The Role of the European Court of
[It] appears difficult to reconcile the wearing of an
Islamic scarf with the message of tolerance, respect for
others, and, above all, equality and non-discrimination.
JUDGMENT OF THE EUROPEAN COURT OF HUMAN
RIGHTS, Dahlab v. Switzerland
In national and international courts, cases concerning freedom of religion and religious symbols raise critical questions about the limits of religious freedom in the increasingly diverse societies of the West, in the European Union, and beyond. On the one hand, these cases signify a growing tension between cultural extension and the legal enforcement of human rights, including freedom of religion and belief; on the other hand, the cases reflect an increased vigilance in relation to religious practices, especially those that reflect Huntington’s “clash of civilizations” and consider restrictions on religious freedom in the name of public order.1 The cases, especially in Europe, also disclose “the growth of pan-European legal discourse of religious symbols not only as text, but as a mechanism, however broad and ambiguous, of social control.”2 Decisions of the European Court of Human Rights (ECHR) in these cases illustrate the pertinence of such a statement.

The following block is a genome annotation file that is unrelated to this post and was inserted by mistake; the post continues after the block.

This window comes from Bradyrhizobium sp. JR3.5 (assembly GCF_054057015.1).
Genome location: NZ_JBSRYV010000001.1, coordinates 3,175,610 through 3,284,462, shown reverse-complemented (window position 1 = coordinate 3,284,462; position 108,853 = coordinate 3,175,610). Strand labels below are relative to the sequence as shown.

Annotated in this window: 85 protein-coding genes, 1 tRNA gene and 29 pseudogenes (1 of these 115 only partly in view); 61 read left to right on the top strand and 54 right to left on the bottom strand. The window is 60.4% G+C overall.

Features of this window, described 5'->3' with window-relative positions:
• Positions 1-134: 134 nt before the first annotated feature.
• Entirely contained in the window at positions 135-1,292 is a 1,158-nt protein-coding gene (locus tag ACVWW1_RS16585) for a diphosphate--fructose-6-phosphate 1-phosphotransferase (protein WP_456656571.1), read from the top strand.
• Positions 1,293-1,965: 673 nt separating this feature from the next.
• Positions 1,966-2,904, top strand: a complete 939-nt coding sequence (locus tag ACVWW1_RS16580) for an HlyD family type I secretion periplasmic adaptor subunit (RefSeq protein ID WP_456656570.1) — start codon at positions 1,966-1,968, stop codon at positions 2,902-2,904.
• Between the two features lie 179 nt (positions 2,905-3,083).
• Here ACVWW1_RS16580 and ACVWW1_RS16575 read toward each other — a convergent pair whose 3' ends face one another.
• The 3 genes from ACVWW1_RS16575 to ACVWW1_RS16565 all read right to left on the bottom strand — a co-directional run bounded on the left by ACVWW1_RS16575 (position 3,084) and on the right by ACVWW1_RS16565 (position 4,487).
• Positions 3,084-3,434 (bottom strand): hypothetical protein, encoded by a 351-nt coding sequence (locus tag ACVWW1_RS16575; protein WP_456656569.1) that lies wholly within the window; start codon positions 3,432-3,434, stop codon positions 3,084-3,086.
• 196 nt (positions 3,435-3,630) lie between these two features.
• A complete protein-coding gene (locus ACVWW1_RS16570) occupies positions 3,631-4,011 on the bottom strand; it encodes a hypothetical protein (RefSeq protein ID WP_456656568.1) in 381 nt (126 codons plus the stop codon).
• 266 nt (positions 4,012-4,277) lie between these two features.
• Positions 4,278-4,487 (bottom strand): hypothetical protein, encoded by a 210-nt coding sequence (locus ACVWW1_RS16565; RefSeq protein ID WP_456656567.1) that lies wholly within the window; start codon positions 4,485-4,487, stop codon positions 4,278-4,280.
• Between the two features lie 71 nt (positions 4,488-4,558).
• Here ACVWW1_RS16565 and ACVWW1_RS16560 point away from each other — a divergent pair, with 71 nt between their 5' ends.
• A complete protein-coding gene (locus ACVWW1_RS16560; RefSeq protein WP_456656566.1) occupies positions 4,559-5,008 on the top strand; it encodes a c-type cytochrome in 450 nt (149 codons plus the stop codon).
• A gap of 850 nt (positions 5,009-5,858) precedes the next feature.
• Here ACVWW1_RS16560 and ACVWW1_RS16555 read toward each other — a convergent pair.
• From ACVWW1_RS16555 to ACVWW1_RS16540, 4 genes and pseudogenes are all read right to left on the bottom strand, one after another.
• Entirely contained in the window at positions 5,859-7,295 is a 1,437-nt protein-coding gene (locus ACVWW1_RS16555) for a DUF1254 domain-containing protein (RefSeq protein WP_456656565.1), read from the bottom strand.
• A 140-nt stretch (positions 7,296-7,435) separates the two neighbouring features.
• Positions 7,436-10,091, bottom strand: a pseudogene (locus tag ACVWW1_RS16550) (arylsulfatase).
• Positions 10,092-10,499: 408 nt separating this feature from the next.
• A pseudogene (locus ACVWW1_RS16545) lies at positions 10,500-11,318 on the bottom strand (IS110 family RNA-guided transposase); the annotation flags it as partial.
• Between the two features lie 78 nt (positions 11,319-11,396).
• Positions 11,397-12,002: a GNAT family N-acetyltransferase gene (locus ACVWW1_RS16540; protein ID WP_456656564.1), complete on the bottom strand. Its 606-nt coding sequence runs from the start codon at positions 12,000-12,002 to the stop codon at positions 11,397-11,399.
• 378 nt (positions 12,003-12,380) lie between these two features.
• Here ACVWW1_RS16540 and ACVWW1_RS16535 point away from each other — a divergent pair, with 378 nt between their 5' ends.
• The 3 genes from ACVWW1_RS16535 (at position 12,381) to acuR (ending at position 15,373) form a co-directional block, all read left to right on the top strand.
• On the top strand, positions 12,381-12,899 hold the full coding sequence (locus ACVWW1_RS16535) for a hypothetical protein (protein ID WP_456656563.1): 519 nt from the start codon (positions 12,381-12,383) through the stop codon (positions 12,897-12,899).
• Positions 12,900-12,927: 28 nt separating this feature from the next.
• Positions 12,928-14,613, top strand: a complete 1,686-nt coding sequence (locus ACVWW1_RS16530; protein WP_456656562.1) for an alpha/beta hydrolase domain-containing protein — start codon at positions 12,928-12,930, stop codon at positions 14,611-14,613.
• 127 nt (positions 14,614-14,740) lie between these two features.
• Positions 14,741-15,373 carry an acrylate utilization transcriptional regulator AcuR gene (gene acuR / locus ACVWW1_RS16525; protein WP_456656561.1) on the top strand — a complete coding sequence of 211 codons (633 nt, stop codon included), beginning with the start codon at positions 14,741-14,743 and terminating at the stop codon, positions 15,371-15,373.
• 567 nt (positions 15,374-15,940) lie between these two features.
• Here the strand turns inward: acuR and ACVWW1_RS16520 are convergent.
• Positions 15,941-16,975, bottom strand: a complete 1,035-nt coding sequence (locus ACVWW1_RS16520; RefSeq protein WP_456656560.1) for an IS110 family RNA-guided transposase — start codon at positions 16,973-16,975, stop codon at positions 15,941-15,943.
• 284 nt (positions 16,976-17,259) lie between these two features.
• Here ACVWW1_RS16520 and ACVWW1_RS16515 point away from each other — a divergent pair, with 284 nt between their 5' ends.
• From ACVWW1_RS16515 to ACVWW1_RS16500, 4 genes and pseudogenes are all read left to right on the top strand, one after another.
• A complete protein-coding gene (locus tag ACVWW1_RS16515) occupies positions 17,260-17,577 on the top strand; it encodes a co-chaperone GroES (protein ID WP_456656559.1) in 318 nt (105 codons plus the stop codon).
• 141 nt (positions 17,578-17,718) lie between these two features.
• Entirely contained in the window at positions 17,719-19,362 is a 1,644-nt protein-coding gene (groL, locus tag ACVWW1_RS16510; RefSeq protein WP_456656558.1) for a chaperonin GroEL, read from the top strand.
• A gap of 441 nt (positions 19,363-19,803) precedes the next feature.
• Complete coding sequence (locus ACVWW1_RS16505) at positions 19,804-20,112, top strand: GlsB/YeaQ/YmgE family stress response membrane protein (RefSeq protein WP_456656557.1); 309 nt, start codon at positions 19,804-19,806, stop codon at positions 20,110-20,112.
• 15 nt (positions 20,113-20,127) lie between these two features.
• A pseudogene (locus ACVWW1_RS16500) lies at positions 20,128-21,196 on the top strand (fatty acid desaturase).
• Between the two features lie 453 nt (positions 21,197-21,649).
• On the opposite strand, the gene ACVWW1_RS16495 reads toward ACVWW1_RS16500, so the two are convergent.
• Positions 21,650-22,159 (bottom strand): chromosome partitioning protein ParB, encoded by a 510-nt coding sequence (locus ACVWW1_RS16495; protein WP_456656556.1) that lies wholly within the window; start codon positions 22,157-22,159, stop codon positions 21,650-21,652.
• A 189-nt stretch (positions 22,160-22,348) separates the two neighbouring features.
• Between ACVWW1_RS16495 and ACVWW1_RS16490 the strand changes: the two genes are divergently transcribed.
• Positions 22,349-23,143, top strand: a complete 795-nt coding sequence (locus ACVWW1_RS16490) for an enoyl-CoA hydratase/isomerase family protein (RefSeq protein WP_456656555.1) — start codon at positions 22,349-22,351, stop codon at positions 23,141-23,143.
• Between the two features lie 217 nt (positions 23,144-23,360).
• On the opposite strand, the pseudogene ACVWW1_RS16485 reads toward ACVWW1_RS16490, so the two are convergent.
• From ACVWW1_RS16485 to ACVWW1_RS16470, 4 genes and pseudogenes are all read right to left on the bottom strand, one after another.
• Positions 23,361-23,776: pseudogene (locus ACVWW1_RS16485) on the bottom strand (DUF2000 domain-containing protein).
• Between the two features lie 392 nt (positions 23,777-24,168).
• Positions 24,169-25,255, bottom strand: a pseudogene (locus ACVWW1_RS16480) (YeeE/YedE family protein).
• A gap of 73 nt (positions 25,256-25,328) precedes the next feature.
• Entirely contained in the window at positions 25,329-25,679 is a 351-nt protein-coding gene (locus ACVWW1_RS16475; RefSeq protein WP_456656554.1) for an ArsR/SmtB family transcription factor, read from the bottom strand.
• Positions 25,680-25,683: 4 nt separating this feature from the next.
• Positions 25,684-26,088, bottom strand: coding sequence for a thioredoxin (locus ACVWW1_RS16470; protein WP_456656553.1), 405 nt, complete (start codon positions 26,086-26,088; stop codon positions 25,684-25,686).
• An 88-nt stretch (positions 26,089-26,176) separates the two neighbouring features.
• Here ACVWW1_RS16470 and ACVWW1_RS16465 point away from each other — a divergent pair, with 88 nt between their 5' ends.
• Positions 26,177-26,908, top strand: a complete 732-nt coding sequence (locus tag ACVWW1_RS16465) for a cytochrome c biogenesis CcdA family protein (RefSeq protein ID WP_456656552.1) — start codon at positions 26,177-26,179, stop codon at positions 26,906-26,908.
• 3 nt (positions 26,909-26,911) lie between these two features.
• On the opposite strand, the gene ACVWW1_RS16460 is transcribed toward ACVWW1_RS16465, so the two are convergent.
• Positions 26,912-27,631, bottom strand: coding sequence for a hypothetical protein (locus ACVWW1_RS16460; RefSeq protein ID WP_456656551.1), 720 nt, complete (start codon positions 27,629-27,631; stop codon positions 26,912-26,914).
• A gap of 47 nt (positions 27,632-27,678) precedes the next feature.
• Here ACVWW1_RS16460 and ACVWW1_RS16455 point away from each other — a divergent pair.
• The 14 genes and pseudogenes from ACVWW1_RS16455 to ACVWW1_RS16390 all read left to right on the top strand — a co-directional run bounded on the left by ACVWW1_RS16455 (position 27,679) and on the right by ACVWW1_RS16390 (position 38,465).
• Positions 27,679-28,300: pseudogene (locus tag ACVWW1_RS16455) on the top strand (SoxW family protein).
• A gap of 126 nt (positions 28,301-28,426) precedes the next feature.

Although the European Convention on Human Rights (the Convention), created by the Council of Europe as a regional agreement, was strongly influenced by the Universal Declaration of Human Rights, it contains a more precise expression of specific rights and has made a great contribution by raising awareness of human rights issues on the European continent.3 The ECHR,